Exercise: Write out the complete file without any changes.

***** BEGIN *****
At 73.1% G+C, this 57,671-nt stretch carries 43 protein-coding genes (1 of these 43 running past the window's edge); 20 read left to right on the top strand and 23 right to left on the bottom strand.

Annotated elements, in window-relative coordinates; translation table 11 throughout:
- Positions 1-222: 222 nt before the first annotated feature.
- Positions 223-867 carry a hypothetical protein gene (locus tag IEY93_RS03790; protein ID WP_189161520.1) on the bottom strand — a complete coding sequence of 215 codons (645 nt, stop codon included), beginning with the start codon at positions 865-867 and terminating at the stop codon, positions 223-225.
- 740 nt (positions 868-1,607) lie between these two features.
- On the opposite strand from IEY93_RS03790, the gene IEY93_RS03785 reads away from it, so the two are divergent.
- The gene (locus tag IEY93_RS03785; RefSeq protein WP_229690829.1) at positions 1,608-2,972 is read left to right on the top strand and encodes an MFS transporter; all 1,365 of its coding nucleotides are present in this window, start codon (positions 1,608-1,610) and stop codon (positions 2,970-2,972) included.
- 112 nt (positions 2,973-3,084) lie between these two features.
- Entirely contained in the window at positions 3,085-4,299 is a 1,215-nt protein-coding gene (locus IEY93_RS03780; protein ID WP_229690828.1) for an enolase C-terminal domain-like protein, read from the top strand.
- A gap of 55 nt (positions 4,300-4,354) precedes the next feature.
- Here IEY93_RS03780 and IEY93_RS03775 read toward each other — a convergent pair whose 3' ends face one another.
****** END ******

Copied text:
At 73.1% G+C, this 57,671-nt stretch carries 43 protein-coding genes (1 of these 43 running past the window's edge); 20 read left to right on the top strand and 23 right to left on the bottom strand.

Annotated elements, in window-relative coordinates; translation table 11 throughout:
- Positions 1-222: 222 nt before the first annotated feature.
- Positions 223-867 carry a hypothetical protein gene (locus tag IEY93_RS03790; protein ID WP_189161520.1) on the bottom strand — a complete coding sequence of 215 codons (645 nt, stop codon included), beginning with the start codon at positions 865-867 and terminating at the stop codon, positions 223-225.
- 740 nt (positions 868-1,607) lie between these two features.
- On the opposite strand from IEY93_RS03790, the gene IEY93_RS03785 reads away from it, so the two are divergent.
- The gene (locus tag IEY93_RS03785; RefSeq protein WP_229690829.1) at positions 1,608-2,972 is read left to right on the top strand and encodes an MFS transporter; all 1,365 of its coding nucleotides are present in this window, start codon (positions 1,608-1,610) and stop codon (positions 2,970-2,972) included.
- 112 nt (positions 2,973-3,084) lie between these two features.
- Entirely contained in the window at positions 3,085-4,299 is a 1,215-nt protein-coding gene (locus IEY93_RS03780; protein ID WP_229690828.1) for an enolase C-terminal domain-like protein, read from the top strand.
- A gap of 55 nt (positions 4,300-4,354) precedes the next feature.
- Here IEY93_RS03780 and IEY93_RS03775 read toward each other — a convergent pair whose 3' ends face one another.